"Open access holds the promise of moving knowledge from the closed cloisters of privileged, well-endowed university campuses to ... dedicated professionals and interested amateurs, to concerned journalists and policymakers."¹
Berkeley scholars want their publications to be read -- by other researchers in their field, by academics, independent scholars, and policy makers. They freely contribute their time as authors, editors and peer reviewers; the university in turn buys back the content that they have given away.
There is a growing gap between what scholarly journals cost, and what libraries (including major research universities) can pay. As libraries are forced to cancel journals, researchers worldwide lose access to the articles with research that they need... and that the researcher/authors provided for free.
Open Access is a much needed alternative to the for-profit publishing model.
Good for you:
¹Willinsky, J. (2006). The access principle : The case for open access to research and scholarship. Cambridge, Mass.: MIT Press.
Follow the Money
Are academic journal publishers making a profit?
According to this article from the Guardian, Elsevier's profit in 2010 was 36%! Elsevier itself announced "Robust financial performance in unprecedented global recession" in its 2009 Report -- including a 14% increase.
According to Digital Koans in 2009 Wiley reported a full year contribution to profit +14% and fourth quarter contribution to profit +22% on a currency neutral basis.
June 9, 2010: The Nature Publishing Group (NPG) proposes to tripe the price of a UC license for Nature and its 67 affiliated journals. The CDL's letter to UC faculty stated that:
- In the past six years, UC authors have contributed some 5,300 articles to NPG journals, 638 in the flagship journal Nature.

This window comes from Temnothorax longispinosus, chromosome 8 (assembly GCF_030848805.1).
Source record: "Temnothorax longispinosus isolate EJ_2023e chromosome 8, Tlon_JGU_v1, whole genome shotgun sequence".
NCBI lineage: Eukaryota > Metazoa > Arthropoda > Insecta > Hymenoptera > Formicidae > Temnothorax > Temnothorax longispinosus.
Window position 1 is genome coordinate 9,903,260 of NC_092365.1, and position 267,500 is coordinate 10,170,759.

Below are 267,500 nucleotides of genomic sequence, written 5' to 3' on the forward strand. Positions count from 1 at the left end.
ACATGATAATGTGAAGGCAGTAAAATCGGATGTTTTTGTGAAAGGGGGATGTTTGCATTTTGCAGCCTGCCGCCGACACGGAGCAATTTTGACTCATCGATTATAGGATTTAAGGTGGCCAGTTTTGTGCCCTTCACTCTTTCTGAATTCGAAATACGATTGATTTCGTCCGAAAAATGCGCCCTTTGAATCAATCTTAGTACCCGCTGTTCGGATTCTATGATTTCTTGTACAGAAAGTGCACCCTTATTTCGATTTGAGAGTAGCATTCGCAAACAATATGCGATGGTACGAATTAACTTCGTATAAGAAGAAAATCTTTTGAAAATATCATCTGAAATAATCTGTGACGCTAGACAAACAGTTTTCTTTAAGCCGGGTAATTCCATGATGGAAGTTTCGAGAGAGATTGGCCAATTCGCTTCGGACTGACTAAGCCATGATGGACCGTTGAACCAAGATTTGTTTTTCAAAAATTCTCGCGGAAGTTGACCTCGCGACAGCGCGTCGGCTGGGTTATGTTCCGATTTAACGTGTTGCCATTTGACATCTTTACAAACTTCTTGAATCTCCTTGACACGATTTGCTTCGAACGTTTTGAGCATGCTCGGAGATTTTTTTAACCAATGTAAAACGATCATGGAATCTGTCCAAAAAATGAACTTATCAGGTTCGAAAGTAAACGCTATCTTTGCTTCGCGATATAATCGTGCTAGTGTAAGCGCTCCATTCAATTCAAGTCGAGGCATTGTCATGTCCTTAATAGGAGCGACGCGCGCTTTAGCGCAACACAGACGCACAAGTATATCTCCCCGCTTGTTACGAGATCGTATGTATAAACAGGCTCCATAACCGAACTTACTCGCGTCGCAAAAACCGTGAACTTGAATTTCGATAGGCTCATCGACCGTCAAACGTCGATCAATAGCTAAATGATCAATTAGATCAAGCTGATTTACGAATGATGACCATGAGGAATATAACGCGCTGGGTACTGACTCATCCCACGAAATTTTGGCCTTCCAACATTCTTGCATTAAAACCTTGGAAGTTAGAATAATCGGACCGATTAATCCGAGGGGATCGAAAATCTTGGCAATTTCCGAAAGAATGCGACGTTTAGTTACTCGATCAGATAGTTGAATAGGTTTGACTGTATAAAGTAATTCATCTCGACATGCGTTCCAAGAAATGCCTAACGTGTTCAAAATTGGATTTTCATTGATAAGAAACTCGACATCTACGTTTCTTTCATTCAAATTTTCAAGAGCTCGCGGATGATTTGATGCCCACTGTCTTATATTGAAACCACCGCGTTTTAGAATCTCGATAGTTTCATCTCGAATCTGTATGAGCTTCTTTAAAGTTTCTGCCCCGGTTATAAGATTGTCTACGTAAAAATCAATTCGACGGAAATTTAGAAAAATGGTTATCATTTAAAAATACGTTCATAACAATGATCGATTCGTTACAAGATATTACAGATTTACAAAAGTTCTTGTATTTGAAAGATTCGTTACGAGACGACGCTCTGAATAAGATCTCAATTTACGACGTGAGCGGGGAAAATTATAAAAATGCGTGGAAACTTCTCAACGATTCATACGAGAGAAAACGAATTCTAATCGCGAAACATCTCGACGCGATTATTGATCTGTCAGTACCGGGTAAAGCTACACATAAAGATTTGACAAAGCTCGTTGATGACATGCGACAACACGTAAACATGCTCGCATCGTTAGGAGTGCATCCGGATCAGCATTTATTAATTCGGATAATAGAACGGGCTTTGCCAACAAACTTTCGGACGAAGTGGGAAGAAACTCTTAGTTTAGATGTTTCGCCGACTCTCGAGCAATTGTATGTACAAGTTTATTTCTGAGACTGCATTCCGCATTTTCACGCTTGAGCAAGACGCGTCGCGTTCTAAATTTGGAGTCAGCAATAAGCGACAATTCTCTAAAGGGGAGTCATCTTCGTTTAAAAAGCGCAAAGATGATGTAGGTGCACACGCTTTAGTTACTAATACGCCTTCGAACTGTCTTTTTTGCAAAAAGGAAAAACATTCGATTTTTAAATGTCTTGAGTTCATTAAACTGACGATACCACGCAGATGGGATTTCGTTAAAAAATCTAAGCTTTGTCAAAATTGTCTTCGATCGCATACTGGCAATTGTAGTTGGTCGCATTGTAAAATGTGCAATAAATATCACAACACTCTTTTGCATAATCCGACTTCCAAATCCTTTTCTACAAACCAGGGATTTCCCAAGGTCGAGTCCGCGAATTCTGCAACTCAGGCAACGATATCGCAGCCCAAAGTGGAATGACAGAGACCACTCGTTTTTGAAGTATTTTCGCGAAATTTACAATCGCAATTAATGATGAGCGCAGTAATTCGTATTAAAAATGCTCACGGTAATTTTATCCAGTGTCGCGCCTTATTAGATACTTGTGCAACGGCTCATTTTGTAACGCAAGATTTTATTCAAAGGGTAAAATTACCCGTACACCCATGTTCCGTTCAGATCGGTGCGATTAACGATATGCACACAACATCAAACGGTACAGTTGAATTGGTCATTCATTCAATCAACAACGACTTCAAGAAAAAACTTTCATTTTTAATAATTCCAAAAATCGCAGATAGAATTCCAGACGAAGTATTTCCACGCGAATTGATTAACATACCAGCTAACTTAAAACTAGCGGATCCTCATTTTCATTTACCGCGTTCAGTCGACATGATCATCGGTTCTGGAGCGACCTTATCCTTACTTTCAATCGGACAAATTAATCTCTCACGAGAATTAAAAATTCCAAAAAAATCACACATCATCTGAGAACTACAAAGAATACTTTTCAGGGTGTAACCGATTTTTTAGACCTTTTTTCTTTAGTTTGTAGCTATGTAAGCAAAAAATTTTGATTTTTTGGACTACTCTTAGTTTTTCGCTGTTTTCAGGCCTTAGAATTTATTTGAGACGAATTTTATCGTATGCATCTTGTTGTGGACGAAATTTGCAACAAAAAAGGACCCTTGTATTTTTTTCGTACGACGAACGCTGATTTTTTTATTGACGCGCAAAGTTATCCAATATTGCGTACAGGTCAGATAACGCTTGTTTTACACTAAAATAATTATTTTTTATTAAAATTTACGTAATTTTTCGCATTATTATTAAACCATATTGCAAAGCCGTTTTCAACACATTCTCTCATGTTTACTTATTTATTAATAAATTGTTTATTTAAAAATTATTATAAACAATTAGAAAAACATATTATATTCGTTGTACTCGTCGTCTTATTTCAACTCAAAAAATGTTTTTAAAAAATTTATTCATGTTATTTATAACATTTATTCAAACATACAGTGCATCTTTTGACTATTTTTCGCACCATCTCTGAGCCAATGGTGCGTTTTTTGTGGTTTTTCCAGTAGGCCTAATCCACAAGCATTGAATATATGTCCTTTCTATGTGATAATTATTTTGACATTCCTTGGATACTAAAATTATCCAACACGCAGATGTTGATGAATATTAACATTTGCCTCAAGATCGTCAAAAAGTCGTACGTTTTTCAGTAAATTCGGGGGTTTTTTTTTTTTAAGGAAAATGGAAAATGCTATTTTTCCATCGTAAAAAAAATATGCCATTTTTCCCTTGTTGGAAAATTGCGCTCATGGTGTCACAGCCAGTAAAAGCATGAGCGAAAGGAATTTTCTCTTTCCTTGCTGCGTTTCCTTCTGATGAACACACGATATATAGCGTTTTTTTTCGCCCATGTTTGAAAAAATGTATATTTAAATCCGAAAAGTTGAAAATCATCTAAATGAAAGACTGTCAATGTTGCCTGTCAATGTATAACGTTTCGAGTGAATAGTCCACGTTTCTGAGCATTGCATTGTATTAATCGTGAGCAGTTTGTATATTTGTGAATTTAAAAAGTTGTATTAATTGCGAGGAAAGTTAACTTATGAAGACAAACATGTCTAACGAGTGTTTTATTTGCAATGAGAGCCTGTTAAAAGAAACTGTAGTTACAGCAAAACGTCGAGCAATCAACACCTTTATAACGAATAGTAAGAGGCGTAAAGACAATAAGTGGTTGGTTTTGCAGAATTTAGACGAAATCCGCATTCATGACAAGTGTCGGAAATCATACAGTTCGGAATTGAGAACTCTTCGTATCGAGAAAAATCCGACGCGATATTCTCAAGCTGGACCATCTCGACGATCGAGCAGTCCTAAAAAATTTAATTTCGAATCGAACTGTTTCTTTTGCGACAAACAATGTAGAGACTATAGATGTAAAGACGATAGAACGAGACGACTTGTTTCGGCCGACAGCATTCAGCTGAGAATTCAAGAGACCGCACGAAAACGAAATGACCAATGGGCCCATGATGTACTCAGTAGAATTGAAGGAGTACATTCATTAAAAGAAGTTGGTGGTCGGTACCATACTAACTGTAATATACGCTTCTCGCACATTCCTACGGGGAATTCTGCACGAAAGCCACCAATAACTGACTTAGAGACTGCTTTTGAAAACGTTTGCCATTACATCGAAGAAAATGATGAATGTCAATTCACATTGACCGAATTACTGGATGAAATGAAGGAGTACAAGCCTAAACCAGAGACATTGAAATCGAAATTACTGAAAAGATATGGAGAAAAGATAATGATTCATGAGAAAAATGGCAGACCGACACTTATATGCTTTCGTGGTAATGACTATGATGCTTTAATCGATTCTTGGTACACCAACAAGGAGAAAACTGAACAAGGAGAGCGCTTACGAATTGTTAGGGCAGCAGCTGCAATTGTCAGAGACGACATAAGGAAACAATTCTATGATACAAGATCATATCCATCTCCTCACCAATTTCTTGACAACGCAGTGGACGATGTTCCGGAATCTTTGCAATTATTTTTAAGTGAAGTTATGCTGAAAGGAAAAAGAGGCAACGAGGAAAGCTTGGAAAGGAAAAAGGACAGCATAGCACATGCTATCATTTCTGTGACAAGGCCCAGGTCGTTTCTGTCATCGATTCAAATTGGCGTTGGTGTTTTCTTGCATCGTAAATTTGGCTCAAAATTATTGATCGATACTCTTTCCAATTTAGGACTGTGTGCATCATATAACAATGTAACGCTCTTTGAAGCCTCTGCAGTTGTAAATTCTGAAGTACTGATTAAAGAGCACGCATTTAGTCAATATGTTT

- UC author contributions have helped shape the prestige of NPG journals.
- UC faculty also contribute a significant amount of time serving as reviewers, editors and advisory board members.
Short definition: Free availability and unrestricted use
More complete definition from the Budapest Open Access Intiative: By "open access" to this literature, we mean its free availability on the public internet, permitting any users to read, download, copy, distribute, print, search, or link to the full texts of these articles, crawl them for indexing, pass them as data to software, or use them for any other lawful purpose, without financial, legal, or technical barriers other than those inseparable from gaining access to the internet itself. The only constraint on reproduction and distribution, and the only role for copyright in this domain, should be to give authors control over the integrity of their work and the right to be properly acknowledged and cited.
OA and Social Justice
In a very interesting article¹ from 2008, Allan Scherlen and Matthew Robinson analyze open access through the theoretical lens of Rawls and Miller, and find that:
"The open access movement—online open access journals and author self-archiving—is more consistent with the conceptions of social justice by Rawls and Miller. Because open access does not interfere with any person's indefensible claims to equal basic liberties (the “equal liberties principle”), it is consistent with social justice. Further, open access does not violate the “equal opportunity principle” and in fact assures for greater equality of access to information. We also believe that open access is to the greatest benefit of the least-advantaged and thus is consistent with the “difference principle.” That is, open access publishing aims to benefit all equally, which over time, will assist the least advantaged in catching up to the most well-off in society (who have long benefitted from greater access to knowledge in all areas of life)."
¹ Scherlen, Allan and Robinson, Matthew (2008) 'Open Access to Criminal Justice Scholarship: A Matter of Social Justice', Journal of Criminal Justice Education, 19:1, 54 - 74